Eduardo Ramos and Bernardo Ramos have repeatedly declined comment on stories about their cases and their properties.

The arrest warrants were issued last May after the two repeatedly failed to attend court hearings on the matter, which began in 2007.

The arrest warrants were amended since they were first issued last May. Initially, the Ramoses had to post the full cash amount of each warrant, or a total of $20,000 each.

Then, when they failed to appear for another hearing, the judge said they were to be jailed until the sewage problem was repaired or the property was vacant.

Eduardo Ramos was released on his own recognizance and did not have to pay any bond, according to the Champaign County Sheriff's Office.

On Friday, a Champaign County judge dismissed the criminal complaint petition against Eduardo Ramos, according to Joel Fletcher, assistant state's attorney.

Fletcher said that the fines are under appeal and cannot be collected until the appellate court reviews.

Eduardo Ramos' attorney, Philip Summers was out of town last week and he was represented by Don Parkinson in court on Friday. Neither attorney returned a phone call seeking comment Tuesday morning.

Public Health Administrator Julie Pryde said the property remains vacant and cannot be used until the sewer system is legally repaired.

"Our main concern is that Cherry Orchard remain closed if they had not fixed the septic system, which they have not," Pryde said. "You know, barring that not getting fixed, we're not interested in seeing that re-opened because the situation in anyway has not been addressed."

Champaign County Planning and Zoning Director John Hall said he thinks the apartments should be torn down.

"It would be wonderful if someone would step in, buy the property, and fix it up over the court of a year," Hall said. "But the existing economic conditions, that's just not realistic. It's not going to happen. I don't believe it would ever happen to the extent that it should be."

Hall said he hasn't approached the Champaign County Board about demolishing the property.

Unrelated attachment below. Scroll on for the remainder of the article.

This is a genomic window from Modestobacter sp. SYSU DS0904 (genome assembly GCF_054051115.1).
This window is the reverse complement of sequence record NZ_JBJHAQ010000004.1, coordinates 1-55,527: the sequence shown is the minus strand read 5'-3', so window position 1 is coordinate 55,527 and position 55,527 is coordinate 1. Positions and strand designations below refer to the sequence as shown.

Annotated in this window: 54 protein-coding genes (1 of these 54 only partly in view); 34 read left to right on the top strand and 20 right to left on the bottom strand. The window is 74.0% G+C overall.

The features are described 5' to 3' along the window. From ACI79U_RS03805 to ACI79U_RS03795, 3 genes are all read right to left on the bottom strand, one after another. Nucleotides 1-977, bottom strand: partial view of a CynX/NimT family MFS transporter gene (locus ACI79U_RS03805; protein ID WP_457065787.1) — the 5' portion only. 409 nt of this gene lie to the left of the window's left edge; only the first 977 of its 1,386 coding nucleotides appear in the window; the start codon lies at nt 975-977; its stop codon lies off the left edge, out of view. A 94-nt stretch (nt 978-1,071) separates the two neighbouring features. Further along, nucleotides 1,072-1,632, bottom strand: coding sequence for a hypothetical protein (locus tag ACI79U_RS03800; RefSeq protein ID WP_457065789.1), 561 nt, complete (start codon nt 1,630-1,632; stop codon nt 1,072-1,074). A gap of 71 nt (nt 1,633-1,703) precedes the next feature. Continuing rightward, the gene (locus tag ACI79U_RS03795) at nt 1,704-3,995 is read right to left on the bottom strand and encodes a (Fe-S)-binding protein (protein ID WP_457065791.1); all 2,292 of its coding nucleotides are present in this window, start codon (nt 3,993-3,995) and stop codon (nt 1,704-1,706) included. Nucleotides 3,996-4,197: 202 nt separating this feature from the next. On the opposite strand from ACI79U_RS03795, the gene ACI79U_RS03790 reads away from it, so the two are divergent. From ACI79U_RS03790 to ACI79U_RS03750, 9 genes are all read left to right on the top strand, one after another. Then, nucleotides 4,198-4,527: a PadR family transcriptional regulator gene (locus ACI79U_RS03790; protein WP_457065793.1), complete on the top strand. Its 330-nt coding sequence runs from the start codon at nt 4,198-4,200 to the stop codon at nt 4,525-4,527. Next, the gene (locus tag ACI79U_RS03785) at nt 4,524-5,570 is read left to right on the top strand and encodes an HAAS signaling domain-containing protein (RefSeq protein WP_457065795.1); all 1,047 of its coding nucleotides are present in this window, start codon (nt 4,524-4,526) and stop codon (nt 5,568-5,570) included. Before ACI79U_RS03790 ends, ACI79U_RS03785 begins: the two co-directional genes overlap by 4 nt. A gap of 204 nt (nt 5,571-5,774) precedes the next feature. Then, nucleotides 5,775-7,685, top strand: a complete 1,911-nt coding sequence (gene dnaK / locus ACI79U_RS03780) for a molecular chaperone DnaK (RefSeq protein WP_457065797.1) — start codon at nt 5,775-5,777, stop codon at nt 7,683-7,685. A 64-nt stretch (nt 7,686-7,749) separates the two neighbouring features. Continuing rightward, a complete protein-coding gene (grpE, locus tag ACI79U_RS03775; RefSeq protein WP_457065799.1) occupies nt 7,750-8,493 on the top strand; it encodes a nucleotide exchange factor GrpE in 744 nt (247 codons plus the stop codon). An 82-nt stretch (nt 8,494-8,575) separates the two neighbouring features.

Categories: Criminal Justice
Tags: courts, crime

WILL - Illinois Public Media News - March 12, 2012

U.S. Rep. Ron Paul Event Moved to UI’s Huff Hall

Wednesday night's appearance at the University of Illinois by Texas Congressman and Republican Presidential Candidate Ron Paul has been moved.

A spokesman for Congressman Tim Johnson, Phil Bloomer, says the site was switched from Foellinger Auditorium to Huff Hall in order to accommodate a larger crowd.

Bloomer says all 1,500 seats at Foellinger were claimed within hours Sunday night. Huff Hall holds more than 4,000 people, so tickets for the free event won't be required.

Johnson, who plans to introduce the Congressman, calls him one of the most principled men he's met, who's 'unwavering, and an ideological champion for all of us.'

The event starts at 7 p.m. Wednesday. Doors at Huff Hall open at 6.

Categories: Education, Politics

AP - Illinois Public Media News - March 12, 2012

Quinn Plan Would Cut Drug Treatment in Prisons

Illinois Gov. Pat Quinn's prison plan goes beyond closing eight facilities. Drug-abuse treatment and job training would be cut by more than $12 million.

Critics say the cuts would make a crowded system more crowded. John Maki of the prison watchdog John Howard Association tells The (Bloomington) Pantagraph ( ) that eliminating those services would mean more ex-convicts back in prison because they're not prepared for the streets.

Quinn's proposal for the budget year that begins in July would close two maximum-security prisons and six halfway houses along with drug and jobs programs the Corrections Department has yet to specify.

Sheridan and Southwestern Illinois correctional centers specialize in drug treatment. Their services would be affected but spokeswoman Stacey Solano says the agency is looking for other prisons to specialize too.

AP - Illinois Public Media News - March 12, 2012

Indiana Drops Attempt to Block Paper’s Story on DCS

The Indiana Department of Child Services has dropped its attempt to block the South Bend Tribune from publishing a story based on audio recordings of telephone calls to the agency's child abuse hotline.

Attorney General Greg Zoeller says he recommended the DCS drop its attempt to block the story. He says prior restraint of the news media publishing public records is inconsistent with the First Amendment.

The state Court of Appeals was scheduled to hear arguments on the case Monday afternoon.

The Tribune had originally won release of records following the November death of 10-year-old Tramelle Sturgis.

A state appeals court granted an emergency block on the records Friday, an hour after the paper published a story on its website with details from the calls.

Categories: Government, Politics

AP - Illinois Public Media News - March 12, 2012

Durbin, FEMA to Discuss Tornado Aid for Homeowners

(With additional reporting from The Associated Press)

Sen. Dick Durbin (D-Ill.) and other lawmakers plan to meet this week with the Federal Emergency Management Agency to find out why it won't help southern Illinois residents hurt by the recent tornado.

They'll meet Wednesday with FEMA Administrator Craig Fugate in Washington, D.C.

Durbin spokeswoman Christina Angarola says the senator wants to know how the decision was made and will ask Fugate to reconsider "some elements." She didn't say what those were.

FEMA spokesman Mark Peterson says the agency doesn't put a dollar value on homeowners' losses, but he says enough insurance and other resources exist within the state to recover from the disaster.

Peterson says the agency is determining now whether local governments qualify for help - which requires at least $12 million in expenses and damages.

Categories: Government, Politics
Tags: government